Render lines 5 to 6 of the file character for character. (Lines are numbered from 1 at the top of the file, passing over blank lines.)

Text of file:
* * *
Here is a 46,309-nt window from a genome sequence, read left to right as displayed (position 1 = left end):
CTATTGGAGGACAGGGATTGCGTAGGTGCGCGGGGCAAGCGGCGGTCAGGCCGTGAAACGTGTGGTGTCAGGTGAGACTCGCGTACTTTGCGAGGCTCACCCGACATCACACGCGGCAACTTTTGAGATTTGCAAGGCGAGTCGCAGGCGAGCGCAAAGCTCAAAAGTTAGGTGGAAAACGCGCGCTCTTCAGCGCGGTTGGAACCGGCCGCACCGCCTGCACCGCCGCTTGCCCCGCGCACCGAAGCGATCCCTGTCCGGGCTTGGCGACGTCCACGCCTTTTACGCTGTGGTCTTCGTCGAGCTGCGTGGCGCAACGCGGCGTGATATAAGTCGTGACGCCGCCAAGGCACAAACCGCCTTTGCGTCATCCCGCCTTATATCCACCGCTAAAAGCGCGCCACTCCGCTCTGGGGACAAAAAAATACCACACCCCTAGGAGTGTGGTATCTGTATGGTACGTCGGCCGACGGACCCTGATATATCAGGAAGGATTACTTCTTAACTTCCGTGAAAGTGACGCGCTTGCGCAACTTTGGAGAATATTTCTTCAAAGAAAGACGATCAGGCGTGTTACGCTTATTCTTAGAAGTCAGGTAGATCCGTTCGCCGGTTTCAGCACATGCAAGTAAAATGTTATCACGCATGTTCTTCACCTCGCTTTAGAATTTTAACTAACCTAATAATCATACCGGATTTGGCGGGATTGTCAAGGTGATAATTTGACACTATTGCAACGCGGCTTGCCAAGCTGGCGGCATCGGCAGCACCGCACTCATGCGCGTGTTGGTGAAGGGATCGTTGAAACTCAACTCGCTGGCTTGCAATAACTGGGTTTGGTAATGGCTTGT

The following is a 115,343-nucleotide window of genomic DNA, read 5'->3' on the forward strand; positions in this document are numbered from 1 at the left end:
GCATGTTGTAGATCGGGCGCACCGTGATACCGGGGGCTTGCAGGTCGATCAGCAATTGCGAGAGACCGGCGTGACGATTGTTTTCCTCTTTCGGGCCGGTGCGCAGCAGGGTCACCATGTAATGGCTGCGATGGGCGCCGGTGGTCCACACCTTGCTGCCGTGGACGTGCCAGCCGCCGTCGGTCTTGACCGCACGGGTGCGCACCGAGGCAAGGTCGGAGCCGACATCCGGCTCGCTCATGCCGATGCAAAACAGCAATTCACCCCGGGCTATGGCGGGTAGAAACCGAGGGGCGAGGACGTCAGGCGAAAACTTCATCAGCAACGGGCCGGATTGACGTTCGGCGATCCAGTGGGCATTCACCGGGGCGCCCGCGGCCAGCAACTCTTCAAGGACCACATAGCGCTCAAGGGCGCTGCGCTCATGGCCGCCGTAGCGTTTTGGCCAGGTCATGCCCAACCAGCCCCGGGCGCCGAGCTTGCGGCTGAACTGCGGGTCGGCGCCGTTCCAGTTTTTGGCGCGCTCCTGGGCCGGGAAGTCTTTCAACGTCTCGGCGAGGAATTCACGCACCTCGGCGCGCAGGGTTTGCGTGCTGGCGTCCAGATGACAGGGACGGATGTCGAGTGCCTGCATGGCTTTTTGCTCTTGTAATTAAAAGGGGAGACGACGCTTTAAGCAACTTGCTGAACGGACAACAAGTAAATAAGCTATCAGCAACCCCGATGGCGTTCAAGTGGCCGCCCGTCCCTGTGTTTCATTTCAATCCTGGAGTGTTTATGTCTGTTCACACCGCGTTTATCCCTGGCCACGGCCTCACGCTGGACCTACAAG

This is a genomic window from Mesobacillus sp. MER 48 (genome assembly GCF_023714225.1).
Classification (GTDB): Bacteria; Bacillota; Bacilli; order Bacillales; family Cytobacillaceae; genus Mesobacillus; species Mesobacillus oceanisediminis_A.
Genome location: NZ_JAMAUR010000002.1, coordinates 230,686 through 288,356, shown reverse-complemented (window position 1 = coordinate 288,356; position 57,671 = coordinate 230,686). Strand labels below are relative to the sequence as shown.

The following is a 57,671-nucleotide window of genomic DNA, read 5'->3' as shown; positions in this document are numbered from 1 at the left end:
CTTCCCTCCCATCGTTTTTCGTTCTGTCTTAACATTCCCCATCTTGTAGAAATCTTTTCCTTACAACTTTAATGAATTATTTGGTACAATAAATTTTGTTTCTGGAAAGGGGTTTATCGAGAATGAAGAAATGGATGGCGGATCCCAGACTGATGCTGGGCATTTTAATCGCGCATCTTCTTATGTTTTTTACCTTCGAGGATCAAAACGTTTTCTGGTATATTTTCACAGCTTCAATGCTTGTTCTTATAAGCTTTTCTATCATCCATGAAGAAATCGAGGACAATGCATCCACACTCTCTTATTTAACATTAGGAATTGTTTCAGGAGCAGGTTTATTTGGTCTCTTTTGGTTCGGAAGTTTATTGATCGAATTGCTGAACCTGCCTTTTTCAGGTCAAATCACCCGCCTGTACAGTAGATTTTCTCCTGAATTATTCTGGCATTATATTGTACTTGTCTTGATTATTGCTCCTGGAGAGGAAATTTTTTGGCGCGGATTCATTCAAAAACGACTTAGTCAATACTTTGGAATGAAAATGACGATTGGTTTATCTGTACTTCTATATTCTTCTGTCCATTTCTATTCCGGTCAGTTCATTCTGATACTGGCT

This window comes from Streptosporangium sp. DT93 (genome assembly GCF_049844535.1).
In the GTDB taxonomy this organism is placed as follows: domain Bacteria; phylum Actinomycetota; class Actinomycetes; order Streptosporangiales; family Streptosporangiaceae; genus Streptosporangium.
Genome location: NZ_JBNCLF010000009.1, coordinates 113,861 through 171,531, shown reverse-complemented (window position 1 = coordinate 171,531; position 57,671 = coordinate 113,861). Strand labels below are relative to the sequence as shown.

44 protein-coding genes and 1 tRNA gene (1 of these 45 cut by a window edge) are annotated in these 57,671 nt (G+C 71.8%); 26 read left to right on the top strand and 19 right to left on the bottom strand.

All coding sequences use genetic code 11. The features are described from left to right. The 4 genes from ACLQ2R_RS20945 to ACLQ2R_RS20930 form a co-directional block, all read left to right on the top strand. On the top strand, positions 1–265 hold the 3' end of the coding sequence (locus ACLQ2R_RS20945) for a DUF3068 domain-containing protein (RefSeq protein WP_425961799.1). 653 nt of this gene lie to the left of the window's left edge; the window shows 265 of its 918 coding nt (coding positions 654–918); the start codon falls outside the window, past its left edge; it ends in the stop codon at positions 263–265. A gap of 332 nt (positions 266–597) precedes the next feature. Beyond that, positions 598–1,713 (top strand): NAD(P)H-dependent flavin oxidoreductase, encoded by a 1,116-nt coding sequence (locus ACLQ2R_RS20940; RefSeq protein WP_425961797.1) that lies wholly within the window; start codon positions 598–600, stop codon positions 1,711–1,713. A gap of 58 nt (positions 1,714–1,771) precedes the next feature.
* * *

This is a genomic window from Mesobacillus sp. MER 48 (genome assembly GCF_023714225.1).
Classification (GTDB): Bacteria; Bacillota; Bacilli; order Bacillales; family Cytobacillaceae; genus Mesobacillus; species Mesobacillus oceanisediminis_A.